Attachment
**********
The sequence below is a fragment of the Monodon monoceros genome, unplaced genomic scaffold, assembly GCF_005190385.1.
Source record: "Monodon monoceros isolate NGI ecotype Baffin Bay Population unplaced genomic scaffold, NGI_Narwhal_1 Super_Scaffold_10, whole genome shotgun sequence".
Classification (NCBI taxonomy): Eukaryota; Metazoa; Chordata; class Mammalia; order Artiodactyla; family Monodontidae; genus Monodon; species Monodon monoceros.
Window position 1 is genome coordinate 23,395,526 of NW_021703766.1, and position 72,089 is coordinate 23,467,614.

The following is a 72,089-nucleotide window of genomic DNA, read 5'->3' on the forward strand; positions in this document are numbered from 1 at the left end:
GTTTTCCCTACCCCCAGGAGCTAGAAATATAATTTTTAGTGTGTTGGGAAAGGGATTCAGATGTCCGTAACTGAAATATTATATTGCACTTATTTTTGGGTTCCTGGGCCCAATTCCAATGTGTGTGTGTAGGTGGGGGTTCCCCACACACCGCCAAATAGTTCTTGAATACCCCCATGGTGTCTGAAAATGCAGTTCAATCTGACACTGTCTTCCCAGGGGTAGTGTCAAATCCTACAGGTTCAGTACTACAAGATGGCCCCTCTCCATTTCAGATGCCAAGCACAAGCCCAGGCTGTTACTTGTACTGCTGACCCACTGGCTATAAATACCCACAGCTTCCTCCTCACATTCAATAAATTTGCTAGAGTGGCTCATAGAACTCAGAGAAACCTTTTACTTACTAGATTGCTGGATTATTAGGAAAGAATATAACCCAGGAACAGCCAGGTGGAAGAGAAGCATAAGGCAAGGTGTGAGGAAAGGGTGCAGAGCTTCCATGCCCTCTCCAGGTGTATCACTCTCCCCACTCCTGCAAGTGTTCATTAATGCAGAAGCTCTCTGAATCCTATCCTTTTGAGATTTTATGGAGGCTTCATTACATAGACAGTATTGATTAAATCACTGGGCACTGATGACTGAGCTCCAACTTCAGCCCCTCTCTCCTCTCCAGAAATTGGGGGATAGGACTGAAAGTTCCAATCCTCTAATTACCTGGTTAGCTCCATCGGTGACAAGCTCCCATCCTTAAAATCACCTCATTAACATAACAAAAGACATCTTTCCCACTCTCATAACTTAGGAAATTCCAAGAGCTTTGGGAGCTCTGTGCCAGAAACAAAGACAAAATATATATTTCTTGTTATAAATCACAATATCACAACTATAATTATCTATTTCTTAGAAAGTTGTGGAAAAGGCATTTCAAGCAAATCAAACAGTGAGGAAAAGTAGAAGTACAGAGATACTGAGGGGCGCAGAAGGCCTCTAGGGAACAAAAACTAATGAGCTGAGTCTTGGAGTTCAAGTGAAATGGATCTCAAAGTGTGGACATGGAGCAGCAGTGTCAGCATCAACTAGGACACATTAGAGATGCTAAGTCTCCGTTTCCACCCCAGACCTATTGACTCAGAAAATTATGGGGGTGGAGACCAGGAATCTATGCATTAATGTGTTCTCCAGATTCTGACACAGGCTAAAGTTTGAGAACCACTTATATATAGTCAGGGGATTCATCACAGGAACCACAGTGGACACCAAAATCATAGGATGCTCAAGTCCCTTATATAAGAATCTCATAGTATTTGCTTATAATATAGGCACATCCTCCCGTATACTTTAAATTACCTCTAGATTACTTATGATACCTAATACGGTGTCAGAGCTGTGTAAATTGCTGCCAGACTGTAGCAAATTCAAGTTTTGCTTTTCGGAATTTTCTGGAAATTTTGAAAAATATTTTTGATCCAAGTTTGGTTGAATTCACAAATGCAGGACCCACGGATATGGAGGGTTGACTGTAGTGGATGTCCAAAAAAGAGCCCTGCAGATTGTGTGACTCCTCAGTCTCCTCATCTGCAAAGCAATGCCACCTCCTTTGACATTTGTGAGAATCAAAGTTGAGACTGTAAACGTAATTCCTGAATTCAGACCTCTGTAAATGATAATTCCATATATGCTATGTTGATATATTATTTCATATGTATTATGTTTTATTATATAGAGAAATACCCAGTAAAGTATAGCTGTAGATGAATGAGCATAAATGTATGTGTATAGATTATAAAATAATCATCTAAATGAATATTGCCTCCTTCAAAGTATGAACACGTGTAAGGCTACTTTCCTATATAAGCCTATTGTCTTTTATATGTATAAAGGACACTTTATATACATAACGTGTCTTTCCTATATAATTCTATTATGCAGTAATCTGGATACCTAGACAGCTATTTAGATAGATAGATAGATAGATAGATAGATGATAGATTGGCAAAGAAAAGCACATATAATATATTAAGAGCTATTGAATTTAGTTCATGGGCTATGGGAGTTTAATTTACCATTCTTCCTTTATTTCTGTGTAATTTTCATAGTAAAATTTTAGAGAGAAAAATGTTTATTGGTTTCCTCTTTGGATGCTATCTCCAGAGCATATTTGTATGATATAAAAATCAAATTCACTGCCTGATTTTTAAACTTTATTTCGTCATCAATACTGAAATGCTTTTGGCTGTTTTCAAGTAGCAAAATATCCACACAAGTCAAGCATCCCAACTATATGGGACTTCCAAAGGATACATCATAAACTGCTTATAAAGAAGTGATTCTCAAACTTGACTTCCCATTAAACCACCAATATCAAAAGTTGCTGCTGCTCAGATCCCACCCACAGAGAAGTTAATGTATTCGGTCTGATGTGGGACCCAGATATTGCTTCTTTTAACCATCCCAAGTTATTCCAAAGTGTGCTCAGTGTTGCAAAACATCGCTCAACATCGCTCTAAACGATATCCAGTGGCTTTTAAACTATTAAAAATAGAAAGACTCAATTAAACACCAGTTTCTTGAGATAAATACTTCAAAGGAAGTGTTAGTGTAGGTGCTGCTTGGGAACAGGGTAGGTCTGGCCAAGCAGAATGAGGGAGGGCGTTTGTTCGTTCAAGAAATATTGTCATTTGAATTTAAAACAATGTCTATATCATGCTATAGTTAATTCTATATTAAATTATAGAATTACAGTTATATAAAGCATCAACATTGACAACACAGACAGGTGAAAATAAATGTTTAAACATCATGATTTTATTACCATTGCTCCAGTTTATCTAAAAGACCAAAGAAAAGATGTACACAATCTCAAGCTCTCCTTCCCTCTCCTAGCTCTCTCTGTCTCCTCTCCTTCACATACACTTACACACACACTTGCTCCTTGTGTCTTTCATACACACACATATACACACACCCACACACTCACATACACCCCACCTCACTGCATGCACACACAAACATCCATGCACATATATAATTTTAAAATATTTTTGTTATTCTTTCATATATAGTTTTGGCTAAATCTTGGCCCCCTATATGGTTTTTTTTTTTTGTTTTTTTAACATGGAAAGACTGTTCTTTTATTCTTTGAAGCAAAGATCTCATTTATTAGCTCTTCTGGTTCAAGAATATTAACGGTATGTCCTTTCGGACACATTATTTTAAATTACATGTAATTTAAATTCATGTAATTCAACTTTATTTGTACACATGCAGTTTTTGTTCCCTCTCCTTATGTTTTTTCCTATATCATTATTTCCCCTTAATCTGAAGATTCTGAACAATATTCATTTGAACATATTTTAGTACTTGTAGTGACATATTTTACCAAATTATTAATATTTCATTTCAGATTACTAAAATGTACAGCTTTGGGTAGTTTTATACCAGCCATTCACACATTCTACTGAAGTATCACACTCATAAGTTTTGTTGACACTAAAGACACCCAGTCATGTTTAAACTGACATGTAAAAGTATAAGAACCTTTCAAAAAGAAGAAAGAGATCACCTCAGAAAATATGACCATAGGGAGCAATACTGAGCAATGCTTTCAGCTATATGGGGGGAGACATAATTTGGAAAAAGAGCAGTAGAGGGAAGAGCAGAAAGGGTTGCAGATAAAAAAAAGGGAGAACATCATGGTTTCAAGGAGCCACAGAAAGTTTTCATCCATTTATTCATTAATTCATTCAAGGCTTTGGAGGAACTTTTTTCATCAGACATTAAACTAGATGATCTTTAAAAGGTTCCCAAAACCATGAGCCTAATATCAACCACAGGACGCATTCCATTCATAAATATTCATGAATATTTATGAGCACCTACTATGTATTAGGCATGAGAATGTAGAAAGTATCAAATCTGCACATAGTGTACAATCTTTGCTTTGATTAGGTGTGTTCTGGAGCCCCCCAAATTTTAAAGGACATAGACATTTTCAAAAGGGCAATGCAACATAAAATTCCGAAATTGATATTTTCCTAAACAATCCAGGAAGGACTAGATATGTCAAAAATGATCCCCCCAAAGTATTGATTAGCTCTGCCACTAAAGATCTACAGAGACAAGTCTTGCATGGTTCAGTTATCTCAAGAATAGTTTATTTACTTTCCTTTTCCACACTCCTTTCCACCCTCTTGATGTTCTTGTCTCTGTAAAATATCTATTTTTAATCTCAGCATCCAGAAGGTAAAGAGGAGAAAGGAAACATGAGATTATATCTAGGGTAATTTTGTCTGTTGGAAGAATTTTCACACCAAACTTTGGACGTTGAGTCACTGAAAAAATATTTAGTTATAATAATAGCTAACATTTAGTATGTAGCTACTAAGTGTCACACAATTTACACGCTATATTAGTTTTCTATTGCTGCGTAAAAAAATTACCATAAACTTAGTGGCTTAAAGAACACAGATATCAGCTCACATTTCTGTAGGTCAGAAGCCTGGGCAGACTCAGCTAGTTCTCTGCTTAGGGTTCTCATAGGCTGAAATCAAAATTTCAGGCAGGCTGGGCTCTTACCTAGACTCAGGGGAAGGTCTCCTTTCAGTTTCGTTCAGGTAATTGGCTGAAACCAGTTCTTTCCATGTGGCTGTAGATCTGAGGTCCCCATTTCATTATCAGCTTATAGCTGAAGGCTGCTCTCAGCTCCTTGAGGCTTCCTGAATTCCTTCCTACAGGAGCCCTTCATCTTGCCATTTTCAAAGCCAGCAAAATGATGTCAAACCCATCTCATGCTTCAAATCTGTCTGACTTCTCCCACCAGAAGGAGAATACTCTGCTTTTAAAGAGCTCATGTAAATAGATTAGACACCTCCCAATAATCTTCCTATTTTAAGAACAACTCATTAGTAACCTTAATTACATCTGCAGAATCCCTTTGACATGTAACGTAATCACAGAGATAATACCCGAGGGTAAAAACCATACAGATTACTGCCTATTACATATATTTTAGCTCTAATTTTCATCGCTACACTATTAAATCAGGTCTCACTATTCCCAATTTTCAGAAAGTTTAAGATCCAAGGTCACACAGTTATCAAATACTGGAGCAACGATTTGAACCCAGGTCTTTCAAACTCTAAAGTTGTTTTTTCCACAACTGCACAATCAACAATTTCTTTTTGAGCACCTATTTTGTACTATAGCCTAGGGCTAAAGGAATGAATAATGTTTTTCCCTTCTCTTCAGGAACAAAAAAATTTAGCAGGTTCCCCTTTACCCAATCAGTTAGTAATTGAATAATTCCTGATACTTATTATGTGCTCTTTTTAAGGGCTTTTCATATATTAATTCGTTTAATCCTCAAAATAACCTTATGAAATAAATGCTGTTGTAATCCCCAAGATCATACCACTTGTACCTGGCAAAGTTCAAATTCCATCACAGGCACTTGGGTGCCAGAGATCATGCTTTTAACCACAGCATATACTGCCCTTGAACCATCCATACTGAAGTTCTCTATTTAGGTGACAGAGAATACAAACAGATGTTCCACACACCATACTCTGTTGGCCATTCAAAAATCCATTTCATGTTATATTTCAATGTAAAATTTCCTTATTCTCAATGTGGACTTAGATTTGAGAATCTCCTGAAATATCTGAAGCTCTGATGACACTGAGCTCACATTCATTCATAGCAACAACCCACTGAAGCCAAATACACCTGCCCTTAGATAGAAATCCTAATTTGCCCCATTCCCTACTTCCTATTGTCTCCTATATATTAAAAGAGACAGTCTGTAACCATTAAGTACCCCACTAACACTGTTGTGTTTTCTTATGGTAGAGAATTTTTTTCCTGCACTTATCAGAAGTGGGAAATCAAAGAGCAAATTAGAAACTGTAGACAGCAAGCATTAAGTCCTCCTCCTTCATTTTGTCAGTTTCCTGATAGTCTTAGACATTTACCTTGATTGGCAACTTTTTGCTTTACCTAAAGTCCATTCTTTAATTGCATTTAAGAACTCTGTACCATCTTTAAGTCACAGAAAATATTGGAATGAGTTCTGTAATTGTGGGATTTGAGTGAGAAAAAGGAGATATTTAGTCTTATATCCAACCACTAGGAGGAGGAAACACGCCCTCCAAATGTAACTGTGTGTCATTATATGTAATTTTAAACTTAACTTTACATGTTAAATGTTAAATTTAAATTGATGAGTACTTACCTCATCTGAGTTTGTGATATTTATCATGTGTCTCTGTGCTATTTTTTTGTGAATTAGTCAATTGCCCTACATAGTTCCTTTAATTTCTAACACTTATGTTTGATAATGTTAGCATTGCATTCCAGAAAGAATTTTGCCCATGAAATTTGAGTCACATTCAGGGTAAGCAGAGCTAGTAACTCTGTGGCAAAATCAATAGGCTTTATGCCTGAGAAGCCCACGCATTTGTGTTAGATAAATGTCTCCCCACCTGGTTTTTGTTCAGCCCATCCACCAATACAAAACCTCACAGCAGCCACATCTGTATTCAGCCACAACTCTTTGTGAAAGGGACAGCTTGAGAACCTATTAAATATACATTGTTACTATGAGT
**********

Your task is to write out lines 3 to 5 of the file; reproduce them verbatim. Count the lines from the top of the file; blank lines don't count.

Classification (NCBI taxonomy): Eukaryota; Metazoa; Chordata; class Mammalia; order Artiodactyla; family Monodontidae; genus Monodon; species Monodon monoceros.
Window position 1 is genome coordinate 23,395,526 of NW_021703766.1, and position 72,089 is coordinate 23,467,614.

The following is a 72,089-nucleotide window of genomic DNA, read 5'->3' on the forward strand; positions in this document are numbered from 1 at the left end: